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by ibgames

EARTHDATE: December 10, 2017

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by Hazed

The Voyager 1 probe’s mission has been extended for another two or three years, following a successful attempt to fire some of its thrusters for the first time since 1980.

In an announcement last week, NASA explained that Voyager 1 has been using its “attitude control thrusters” (ACMs) for decades in order to nudge the probe so that its antenna point towards Earth, enabling it to stay in contact. But since 2014 these ACMs have been using more fuel than they used to, running the risk that it will run out of juice.

As an alternative, NASA wondered if the probe could use its “trajectory correction manoeuvre” thrusts (TCM). These were last used when Voyager 1 passed Saturn back in 1980.

Software developers had to test that plan, as explained by Jet Propulsion Laboratory chief engineer Chris Jones: “The Voyager flight team dug up decades-old data and examined the software that was coded in an outdated assembler language, to make sure we could safely test the thrusters.”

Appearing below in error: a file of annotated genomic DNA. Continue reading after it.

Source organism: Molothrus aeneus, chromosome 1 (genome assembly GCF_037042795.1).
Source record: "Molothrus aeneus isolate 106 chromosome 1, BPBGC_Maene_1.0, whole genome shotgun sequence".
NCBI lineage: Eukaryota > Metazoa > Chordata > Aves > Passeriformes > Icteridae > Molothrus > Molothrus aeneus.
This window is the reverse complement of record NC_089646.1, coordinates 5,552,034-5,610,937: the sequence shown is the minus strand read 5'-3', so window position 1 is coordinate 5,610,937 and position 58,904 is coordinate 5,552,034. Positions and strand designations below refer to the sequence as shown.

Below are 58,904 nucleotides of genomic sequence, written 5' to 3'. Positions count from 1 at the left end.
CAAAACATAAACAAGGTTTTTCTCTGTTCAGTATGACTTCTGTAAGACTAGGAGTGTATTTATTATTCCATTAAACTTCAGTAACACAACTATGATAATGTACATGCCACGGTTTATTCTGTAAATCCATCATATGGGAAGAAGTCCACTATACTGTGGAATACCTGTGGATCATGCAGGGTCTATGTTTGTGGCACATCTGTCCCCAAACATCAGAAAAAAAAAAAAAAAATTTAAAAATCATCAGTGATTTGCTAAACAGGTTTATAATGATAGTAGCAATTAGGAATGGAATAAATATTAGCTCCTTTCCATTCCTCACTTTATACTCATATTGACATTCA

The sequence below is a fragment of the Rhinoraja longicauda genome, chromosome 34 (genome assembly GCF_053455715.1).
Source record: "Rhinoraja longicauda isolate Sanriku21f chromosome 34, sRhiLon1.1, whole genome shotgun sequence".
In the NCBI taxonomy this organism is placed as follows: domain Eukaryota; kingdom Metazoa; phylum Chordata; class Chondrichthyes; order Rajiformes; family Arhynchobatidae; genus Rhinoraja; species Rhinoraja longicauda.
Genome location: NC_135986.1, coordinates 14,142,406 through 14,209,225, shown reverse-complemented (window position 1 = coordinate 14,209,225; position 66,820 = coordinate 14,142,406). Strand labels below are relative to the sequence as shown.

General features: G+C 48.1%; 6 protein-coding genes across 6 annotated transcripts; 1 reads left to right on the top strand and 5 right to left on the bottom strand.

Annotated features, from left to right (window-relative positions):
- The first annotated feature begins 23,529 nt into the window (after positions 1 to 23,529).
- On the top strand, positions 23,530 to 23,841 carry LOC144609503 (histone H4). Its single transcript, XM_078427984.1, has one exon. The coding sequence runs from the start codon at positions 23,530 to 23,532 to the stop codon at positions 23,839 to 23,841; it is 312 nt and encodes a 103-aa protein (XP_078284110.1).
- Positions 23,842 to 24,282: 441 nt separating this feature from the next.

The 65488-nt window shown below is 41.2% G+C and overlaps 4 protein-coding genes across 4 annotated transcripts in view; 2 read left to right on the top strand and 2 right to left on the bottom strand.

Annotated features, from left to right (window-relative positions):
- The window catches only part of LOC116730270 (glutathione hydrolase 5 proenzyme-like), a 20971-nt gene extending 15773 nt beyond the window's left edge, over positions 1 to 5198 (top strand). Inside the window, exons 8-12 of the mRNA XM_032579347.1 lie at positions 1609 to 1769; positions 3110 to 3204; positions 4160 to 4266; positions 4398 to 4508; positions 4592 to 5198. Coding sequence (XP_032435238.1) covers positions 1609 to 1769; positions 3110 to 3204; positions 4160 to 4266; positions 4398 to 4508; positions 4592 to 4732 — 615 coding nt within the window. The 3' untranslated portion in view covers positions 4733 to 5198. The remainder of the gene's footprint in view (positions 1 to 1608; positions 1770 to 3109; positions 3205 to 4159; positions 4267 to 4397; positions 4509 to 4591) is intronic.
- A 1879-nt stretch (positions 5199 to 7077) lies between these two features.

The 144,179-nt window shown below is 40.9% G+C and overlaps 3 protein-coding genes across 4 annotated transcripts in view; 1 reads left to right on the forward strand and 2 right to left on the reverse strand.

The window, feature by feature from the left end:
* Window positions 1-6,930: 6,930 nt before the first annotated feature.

Last week the team were ready for a real test, so they instructed Voyager 1 to fire the TCM thrusters. A day later, after the radio signal took 38 hours to reach the probe and then for the response to be received on Earth, they learned that these thrusters worked just as well as the ACMs.

“With these thrusters … we will be able to extend the life of the Voyager 1 spacecraft by two to three years,” said Suzanne Dodd, project manager for Voyager.

It is incredible that the probe, which was launched forty years ago in September 1977, is still going. It has now officially left the Solar System and is sailing into the unknown.

Source: http://www.theregister.co.uk/2017/12/04/voyager_1_mission_extension_thanks_assmbler_code_and_

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